Hooked on Conifers

A local landscaper brings his work home with him to his beautiful conifer garden.

By Lucyann Boston

Photography by Kim Dillon


Mike Curran is a self-proclaimed cone head; not the bald-pated kind that descended from outer space to voraciously eat and drink their way through reams of Saturday Night Live sketches.

Mike’s cones are the earthly variety that come with roots, trunks, branches and needles or scales. His fascination with the shrubs and trees most of us refer to as evergreens has led him to become one of the go-to experts on conifers in this part of the country and the owner of Timberwinds Nursery in Ellisville.

A visit to Mike’s own hillside conifer garden at his Chesterfield home brings close encounters with stick-like conifers that march and stand guard, short fat conifers that nest on the slope and conifers so flat they seem to ooze from the ground. There are conifers that sway in the breeze and some with branches reaching out like arms as though they could offer a handshake. There are even pendulous, flopping conifers that look as if they could break into song like the animated trees in a Disney movie, and conifers clipped to snake up a wall, branch by branch.

All in all, there are over 300 conifers covering the just over half-acre lot. “The more weird, funky or unusual it is, the more I like it,” says Mike with a laugh. “Conifers have unique shapes, textures and colors.”

His love of conifers goes back almost to the beginning of his interest in horticulture. “I’ve always liked plants,” he explains. While working for Kroger’s in the early 1980s, he used his spare time to work for landscaping companies and went on to take horticultural classes at Meramec Community College at night. Eventually, he began his own landscape contracting company and soon was working as a subcontractor for the old Timbercreek Nursery, doing most of their installations.

In the late 1980s a friend who worked at a different nursery gave him his first conifer, a pendulous, drooping weeping Norway spruce, an evergreen that appears as if it could become animated at any minute, and Mike was hooked. That passion was enhanced when he began going on buying trips to Oregon with Timbercreek owner Robert Specker. “He was the one who started me going to Oregon and finding all the neat stuff.” Mike says. “He knew I was interested and let me tag along.”

In 2000 Mike closed his landscaping business and began working as a sales associate at Timbercreek. At the same time, he and his wife moved into their current home, bringing 37 of Mike’s favorite conifers with them. When SummerWinds bought Timbercreek in 2002, Mike became assistant manager and then manager of the nursery. In 2017, he purchased the nursery from SummerWinds and combined both names to become Timberwinds. By that time, he had also increased his personal conifer collection 10-fold and his garden was fast becoming a must-see stop for conifer lovers from in St. Louis and well beyond.

He credits his years of going to Oregon with Bob Specker as making his transition from Timbercreek to SummerWinds to Timberwinds possible. “He showed me the ropes,” Mike says. “He introduced me to everyone. I knew why he bought this plant from this nursery and what they specialized in. I knew all the connections and didn’t have to find out for myself.”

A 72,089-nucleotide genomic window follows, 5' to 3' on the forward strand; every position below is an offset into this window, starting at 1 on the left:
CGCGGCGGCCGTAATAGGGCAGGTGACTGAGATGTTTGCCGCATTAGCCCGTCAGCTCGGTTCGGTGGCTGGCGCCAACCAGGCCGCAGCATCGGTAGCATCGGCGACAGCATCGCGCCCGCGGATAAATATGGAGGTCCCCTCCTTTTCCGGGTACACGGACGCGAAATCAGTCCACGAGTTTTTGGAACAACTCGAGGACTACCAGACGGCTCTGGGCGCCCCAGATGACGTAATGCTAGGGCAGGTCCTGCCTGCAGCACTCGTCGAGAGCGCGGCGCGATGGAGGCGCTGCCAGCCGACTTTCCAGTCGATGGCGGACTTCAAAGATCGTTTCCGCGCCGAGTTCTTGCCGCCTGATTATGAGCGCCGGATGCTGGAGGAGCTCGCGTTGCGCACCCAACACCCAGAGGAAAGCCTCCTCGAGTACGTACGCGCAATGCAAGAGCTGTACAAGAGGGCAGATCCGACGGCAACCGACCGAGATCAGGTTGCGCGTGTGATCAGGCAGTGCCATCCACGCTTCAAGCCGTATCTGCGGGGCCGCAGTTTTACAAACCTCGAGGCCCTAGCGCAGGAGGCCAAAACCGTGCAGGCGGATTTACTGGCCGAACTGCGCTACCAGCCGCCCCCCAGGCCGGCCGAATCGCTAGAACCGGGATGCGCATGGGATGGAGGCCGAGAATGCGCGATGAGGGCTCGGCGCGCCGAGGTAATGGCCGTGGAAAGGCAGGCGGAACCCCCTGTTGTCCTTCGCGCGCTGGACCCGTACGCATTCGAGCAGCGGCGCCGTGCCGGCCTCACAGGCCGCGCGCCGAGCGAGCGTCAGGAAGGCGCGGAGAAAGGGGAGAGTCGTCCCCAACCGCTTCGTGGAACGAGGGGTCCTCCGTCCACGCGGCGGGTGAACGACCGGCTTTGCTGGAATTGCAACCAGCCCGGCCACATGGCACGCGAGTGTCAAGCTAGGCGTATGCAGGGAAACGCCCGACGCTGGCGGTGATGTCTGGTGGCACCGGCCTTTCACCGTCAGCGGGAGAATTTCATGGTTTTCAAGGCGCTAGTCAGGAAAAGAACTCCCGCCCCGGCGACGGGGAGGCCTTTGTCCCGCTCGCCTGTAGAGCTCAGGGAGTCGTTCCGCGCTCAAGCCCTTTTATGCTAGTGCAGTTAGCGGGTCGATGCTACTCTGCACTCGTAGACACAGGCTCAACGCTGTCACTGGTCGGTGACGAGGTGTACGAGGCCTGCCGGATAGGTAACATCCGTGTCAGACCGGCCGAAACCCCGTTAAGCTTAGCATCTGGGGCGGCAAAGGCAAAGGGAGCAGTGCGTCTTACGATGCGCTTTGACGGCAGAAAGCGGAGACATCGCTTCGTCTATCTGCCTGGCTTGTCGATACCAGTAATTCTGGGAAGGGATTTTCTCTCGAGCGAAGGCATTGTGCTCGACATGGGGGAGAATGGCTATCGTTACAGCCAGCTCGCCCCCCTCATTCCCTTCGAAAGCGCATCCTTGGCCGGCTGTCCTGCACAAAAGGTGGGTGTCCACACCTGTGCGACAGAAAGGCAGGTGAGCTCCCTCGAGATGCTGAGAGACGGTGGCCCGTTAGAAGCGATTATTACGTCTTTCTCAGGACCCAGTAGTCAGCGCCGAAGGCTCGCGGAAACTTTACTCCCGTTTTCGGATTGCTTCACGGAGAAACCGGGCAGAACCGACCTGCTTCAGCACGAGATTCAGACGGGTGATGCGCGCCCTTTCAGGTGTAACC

Now when he heads to Oregon, in addition to buying for the nursery, he arrives with a file of 30 to 40 conifer-loving customers not only from St. Louis but from Chicago, Kansas City and parts of Indiana who are looking for the unusual, funky conifers that Mike discovers on his trips. “I basically visit 20 to 30 nurseries,” he says. “We start at 7 in the morning and we go until 7 at night.”

His customer base is continually growing. He recently played host to a busload of Master Gardeners from the Bloomington-Normal area of Illinois. They spent over an hour clambering up and down the hillside asking questions about everything from the bleached-out needles of a variegated pine to the flattened, single-plane branches of a Blue Atlas cedar that he is training to climb up the brick walls of his garage in the same way Europeans have for centuries espaliered apple and pear trees.

One of the things that Mike likes to point out is that even though they are commonly called evergreens, conifers come in a variety of colors that provide year-round garden interest. For instance, the scale-like foliage of low growing "Motherload" junipers, ringing the front of his home, shines golden yellow in the spring and summer but turns pinkish purple during winter.

Mike has been joined in his business by son Mike Curran Jr., who is rapidly becoming as knowledgeable as his father when it comes to plants. In selecting conifers for a home garden, no matter how interesting the plant’s shape, there are other things to think of first, he says. “Sun exposure is important. Some conifers need all-day sun while others do well in a mixture of sun and shade. It is also important to look at mature height and size, so the tree or shrub won’t outgrow its space.”

Another consideration is how much maintenance a particular conifer needs and what a person’s lifestyle is,” he adds. “A good question to ask is, 'Is what I am buying something that I need to maintain weekly or can I go on vacation for three months and not have to worry about it?’ We don’t want people to enjoy something for six months and then it dies. We don’t want to set them up for failure.”

Drainage is all important when it comes to planting any conifer, Mike Senior advises. “With our clay soil that can often be an issue.” If there is any doubt, the soil where the conifer is going to be planted should be amended with organic matter so moisture from heavy rains can drain away and the roots of the plant are not continually sitting in water.